Callous–Unemotional Traits

For the school-age follow-up study, mothers completed the Inventory of Callous–Unemotional Traits (ICU [55]). They were asked to read a series of 24 statements, and rate their children on a scale of 0 (“not true at all”) to 4 (“definitely true”). Items include: “expresses his/her feelings openly”; “seems very cold and uncaring”; “shows no remorse when he/she has done something wrong.” Three factors emerge on the ICU (callousness, uncaring, unemotional) [55]. For the purposes of these analyses, the focus was on the callousness factor. Reliability for this scale was moderate (α = 0.663). Given that there are no widely-accepted clinical cut-offs for the ICU [56, 57], callousness was entered as a continuous variable in all moderation analyses.

Statistical Approach

Linear and bivariate logistic regression analyses were utilized to assess the associations between lifetime ELS measures and school age/persistent child aggression measures. Separate linear and bivariate logistic regression analyses were then undertaken to examine the potential moderating role of child behavioral and cortisol reactivity, as well as callousness in these ELS–aggression relationships. Variables were mean centered before being entered as predictors in the moderator analyses.

A series of PROCESS models [58] were then utilized to test the hypotheses concerning mediation. In these analyses, simple mediation models (model 4) were used to examine the pathway from ELS to school age aggression/persistent childhood aggression through measures of preschool stress reactivity (CB/GC anger and cortisol reactivity) and child callousness. PROCESS uses an ordinary least squares or logistic regression-based path analytic framework to estimate direct and indirect effects, and produces bootstrap standard errors and 95% confidence intervals for the specific indirect effects using 5000 bootstrap samples. The absence of a zero value within the bootstrap confidence interval is suggestive of an indirect effect.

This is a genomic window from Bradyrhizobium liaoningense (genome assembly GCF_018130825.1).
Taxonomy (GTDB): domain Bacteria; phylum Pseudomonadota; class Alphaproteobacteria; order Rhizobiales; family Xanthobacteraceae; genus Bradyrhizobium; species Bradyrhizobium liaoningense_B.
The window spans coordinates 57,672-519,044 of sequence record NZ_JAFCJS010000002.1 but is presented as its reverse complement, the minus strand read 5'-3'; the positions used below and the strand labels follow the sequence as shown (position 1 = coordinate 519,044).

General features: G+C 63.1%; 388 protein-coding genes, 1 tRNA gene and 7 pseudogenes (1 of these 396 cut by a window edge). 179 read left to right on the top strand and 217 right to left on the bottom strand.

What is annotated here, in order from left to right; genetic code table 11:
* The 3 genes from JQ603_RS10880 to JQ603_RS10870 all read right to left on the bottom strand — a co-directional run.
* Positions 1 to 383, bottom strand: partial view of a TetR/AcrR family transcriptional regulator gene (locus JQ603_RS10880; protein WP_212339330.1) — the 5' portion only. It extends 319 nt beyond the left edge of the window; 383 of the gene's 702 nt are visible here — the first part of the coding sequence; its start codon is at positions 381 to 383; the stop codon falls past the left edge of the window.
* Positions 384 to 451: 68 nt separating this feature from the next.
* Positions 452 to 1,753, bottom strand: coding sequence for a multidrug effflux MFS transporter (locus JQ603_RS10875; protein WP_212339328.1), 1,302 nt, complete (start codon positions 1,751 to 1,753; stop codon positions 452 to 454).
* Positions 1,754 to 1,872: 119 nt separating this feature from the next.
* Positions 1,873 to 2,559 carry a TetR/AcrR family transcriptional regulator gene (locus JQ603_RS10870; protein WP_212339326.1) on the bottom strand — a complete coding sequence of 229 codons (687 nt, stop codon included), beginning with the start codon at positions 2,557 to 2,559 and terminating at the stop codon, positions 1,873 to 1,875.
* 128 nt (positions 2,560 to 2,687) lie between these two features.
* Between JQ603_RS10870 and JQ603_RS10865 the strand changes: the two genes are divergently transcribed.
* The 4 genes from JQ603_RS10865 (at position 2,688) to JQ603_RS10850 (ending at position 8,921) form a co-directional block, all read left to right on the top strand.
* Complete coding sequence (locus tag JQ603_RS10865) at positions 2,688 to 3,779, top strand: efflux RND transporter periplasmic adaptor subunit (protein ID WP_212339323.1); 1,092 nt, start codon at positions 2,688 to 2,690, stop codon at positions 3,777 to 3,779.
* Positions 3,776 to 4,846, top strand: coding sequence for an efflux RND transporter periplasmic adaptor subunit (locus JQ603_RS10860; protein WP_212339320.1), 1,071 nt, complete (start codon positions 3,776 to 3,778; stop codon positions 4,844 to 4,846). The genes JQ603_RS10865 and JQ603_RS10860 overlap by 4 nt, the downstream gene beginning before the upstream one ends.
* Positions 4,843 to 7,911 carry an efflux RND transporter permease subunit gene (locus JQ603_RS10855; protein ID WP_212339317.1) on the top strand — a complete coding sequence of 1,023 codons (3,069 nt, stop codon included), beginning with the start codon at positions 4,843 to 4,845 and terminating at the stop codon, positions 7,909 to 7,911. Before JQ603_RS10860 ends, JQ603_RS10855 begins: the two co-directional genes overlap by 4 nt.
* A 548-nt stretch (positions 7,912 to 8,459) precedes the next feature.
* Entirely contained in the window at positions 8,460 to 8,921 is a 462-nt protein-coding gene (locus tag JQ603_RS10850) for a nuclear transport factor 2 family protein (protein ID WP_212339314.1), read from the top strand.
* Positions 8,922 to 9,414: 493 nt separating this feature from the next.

Results

Descriptive Analyses

Correlations between ELS, aggression, emotion regulation, and moderating variables are presented in Table 1. All aggression measures were significantly and positively related to one another. Callousness significantly and positively related to each aggression measure, but not to either of the behavioral indices of stress reactivity or to cortisol. Child sex did not relate to any stress reactivity or aggression variable. With the exception of GC anger (small, negative correlation with callousness) physiological and behavioral measures of reactivity were not correlated with one another or with child measures of callousness.

Table 1

Intercorrelations for study variables

Variable

1

2

3

4

5

6

7

8

9

1. Cortisol

− .019

− .008

.033

− .011

.027

.073

− .009

− .085

2. CB anger

 

.150

.102

.015

.068

− .124

.074

.057

3. GC anger

  

.280**

.185*

.228**

− .113

− .168*

− .030

4. Preschool-age aggression

   

.500**

.669**

− .164*

.350**

− .007

5. School-age aggression

    

.745**

− .103

.439**

.021

6. Persistent aggression

     

− .143

.367**

− .015

7. LES lifetime subjective rating

      

− .188

− .006

8. Callousness

       

.002

9. Child sex

        

*p < 0.05; **p < 0.01

Determining Covariates

During the preschool visit, mothers completed a 20-item Child Health Questionnaire which was designed to address several variables that have been shown in the literature to influence cortisol [59, 60, 61, 62]. None of the health variables were significantly related to our measure of physiological reactivity.